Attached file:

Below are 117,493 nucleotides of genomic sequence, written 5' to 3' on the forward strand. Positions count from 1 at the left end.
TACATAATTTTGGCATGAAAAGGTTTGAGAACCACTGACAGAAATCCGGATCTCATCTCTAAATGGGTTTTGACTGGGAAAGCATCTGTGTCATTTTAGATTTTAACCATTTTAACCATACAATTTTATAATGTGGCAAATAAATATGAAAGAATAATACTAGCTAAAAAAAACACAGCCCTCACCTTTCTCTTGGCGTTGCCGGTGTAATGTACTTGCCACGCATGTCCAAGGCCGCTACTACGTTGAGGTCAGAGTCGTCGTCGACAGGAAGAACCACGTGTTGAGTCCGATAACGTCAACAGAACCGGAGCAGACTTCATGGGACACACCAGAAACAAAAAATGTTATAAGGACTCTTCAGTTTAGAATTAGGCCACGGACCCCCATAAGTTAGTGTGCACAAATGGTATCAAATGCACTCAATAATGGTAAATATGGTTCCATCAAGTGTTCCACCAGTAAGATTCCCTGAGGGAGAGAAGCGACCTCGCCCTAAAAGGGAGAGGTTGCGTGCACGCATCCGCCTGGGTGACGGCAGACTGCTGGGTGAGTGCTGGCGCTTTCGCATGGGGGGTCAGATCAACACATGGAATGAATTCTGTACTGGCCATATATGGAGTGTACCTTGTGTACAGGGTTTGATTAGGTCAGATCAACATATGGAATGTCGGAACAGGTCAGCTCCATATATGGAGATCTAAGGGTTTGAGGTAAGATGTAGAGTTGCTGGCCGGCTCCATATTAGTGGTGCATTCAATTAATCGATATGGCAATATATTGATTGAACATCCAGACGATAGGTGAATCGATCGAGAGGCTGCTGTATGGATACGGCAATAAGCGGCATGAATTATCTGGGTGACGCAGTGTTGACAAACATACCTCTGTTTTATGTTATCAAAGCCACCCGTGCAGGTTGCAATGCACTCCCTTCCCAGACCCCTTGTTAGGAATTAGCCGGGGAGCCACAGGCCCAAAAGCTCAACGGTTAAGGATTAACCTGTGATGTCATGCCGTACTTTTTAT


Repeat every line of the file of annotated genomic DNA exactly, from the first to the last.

Below are 117,493 nucleotides of genomic sequence, written 5' to 3' on the forward strand. Positions count from 1 at the left end.
TACATAATTTTGGCATGAAAAGGTTTGAGAACCACTGACAGAAATCCGGATCTCATCTCTAAATGGGTTTTGACTGGGAAAGCATCTGTGTCATTTTAGATTTTAACCATTTTAACCATACAATTTTATAATGTGGCAAATAAATATGAAAGAATAATACTAGCTAAAAAAAACACAGCCCTCACCTTTCTCTTGGCGTTGCCGGTGTAATGTACTTGCCACGCATGTCCAAGGCCGCTACTACGTTGAGGTCAGAGTCGTCGTCGACAGGAAGAACCACGTGTTGAGTCCGATAACGTCAACAGAACCGGAGCAGACTTCATGGGACACACCAGAAACAAAAAATGTTATAAGGACTCTTCAGTTTAGAATTAGGCCACGGACCCCCATAAGTTAGTGTGCACAAATGGTATCAAATGCACTCAATAATGGTAAATATGGTTCCATCAAGTGTTCCACCAGTAAGATTCCCTGAGGGAGAGAAGCGACCTCGCCCTAAAAGGGAGAGGTTGCGTGCACGCATCCGCCTGGGTGACGGCAGACTGCTGGGTGAGTGCTGGCGCTTTCGCATGGGGGGTCAGATCAACACATGGAATGAATTCTGTACTGGCCATATATGGAGTGTACCTTGTGTACAGGGTTTGATTAGGTCAGATCAACATATGGAATGTCGGAACAGGTCAGCTCCATATATGGAGATCTAAGGGTTTGAGGTAAGATGTAGAGTTGCTGGCCGGCTCCATATTAGTGGTGCATTCAATTAATCGATATGGCAATATATTGATTGAACATCCAGACGATAGGTGAATCGATCGAGAGGCTGCTGTATGGATACGGCAATAAGCGGCATGAATTATCTGGGTGACGCAGTGTTGACAAACATACCTCTGTTTTATGTTATCAAAGCCACCCGTGCAGGTTGCAATGCACTCCCTTCCCAGACCCCTTGTTAGGAATTAGCCGGGGAGCCACAGGCCCAAAAGCTCAACGGTTAAGGATTAACCTGTGATGTCATGCCGTACTTTTTAT